Isn’t it wonderful when you get to go in and clean things up? The best, for me, is when I’ve learned a lot in a year or two and I get to re-do an old crufty program or a badly-designed page with what I’ve improved at.
What have you gone back and fixed lately?
Of course, Quarto has kind of an intimidating “install me first” list. Here’s what I needed to do:
I got to skip installing Git. If you need to install it, be sure to install XCode as well, which probably needs to happen from the Mac App Store these days.
brew update, because I hadn’t in awhile.
Install Pandoc. The package failed, so I had to use Homebrew to brew install haskell-platform, then cabal update, possibly cabal install cabal-install and finally cabal install pandoc. Haskell-platform can take 15 minutes to compile. If you need to install a new cabal-install (it’ll tell you if you do), that also takes awhile to compile. You can keep going, though – nothing else on this list depends on Pandoc until Quarto itself.
Install pygments. For me, that meant first installing pip (easy_install pip), a Python package manager, then pip install pygments.
Install xmllint (brew install libxml2).
Download and install PrinceXML, the free version. Unpacked, ran ./install.sh.
Install xmlstarlet (brew install xmlstarlet).
Install fontforge (brew install fontforge).
I didn’t need to install Ruby or RubyGems. If you do — well, try to make sure you get Ruby 1.9 or higher. This step could be difficult if you’re not already a Rubyist. We’re working on it :–(
gem install quarto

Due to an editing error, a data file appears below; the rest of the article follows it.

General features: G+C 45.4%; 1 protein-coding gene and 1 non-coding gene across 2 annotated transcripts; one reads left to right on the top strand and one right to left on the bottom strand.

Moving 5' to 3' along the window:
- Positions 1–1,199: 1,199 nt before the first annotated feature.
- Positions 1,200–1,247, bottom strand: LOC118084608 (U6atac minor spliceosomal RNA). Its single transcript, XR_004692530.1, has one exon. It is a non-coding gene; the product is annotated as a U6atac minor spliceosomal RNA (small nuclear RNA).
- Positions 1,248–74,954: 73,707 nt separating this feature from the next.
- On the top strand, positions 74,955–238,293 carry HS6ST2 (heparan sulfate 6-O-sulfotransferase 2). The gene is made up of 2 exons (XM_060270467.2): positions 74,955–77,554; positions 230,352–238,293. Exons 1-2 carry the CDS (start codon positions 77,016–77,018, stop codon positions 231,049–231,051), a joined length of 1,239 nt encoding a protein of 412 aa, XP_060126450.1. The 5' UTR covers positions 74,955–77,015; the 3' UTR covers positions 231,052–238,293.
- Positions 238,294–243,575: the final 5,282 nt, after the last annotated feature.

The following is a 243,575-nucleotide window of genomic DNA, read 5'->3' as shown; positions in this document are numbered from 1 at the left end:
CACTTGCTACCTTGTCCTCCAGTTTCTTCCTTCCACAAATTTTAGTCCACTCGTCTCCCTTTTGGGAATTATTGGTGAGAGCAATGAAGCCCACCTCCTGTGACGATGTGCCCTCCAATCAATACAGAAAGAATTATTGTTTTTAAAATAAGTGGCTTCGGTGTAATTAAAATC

Looks like I’m not the first to notice that Quarto takes some installing :–)
Also looks like Quarto wouldn’t be too hard to put together a Homebrew recipe for.
When I was taking the Motorcycle Safety Foundation class awhile back (it’s awesome!) they said something that stuck with me.
“None of you are good enough to hit your motorcycle’s limits, even with these little bikes. You’ll have to ride for years before you’re hitting the bike’s limits instead of yours.”
I’m close to 40. I will never again get smarter, quicker, or have a better memory. My brain has a performance curve — I haven’t hit the “descending rapidly” part or anything, but it doesn’t go up from here.
It has still taken many years to start hitting my brain’s limits. I just wasn’t a good enough operator yet.
Here’s the thing: if you want to meet Britney Spears, odds are good that Britney Spears doesn’t want to meet you.
If you’re Lady Gaga, then Britney Spears probably does want to meet you.
But if you say, “hey, I’m Lady Gaga!” and you’re not, that doesn’t work.
You have to go be Lady Gaga, out where everybody can see.
And then Britney may say, “hey, you seem pretty cool. Wanna hang out?”
Ruby lets you hook in and see (and change!) a lot of behavior of the core language. Methods, constants, classes, variables… Ruby lets you query them all, and change a lot about them.
These are just hooks — things Ruby calls in response to something happening. That’s different from, say, all the methods you can call to find our what’s defined and how — like instance variables, or method bindings, or…
Here’s summaries and links for all the hooks I could find (thanks to Google and StackOverflow!):
There’s a semi-famous book, The Art of the Metaobject Protocol by Kiczales, des Rivieres and Bobrow. Alan Kay, the guy who invented SmallTalk and the phrase “Object Oriented”, called it the best book in ten years.
But it’s takes some describing.
What is a Metaobject Protocol?
You know how Ruby has a class called “Class”? And how all classes are instances of it? And how Class is a subclass of Module?
The Metaobject protocol asks, “what if there were more subclasses of Class? And you could make classes from them, instead of plain old Class?”
Also, it includes what we’d now call introspection functions — they didn’t usually call it that twenty years ago when this was published.
But what, specifically, does that mean?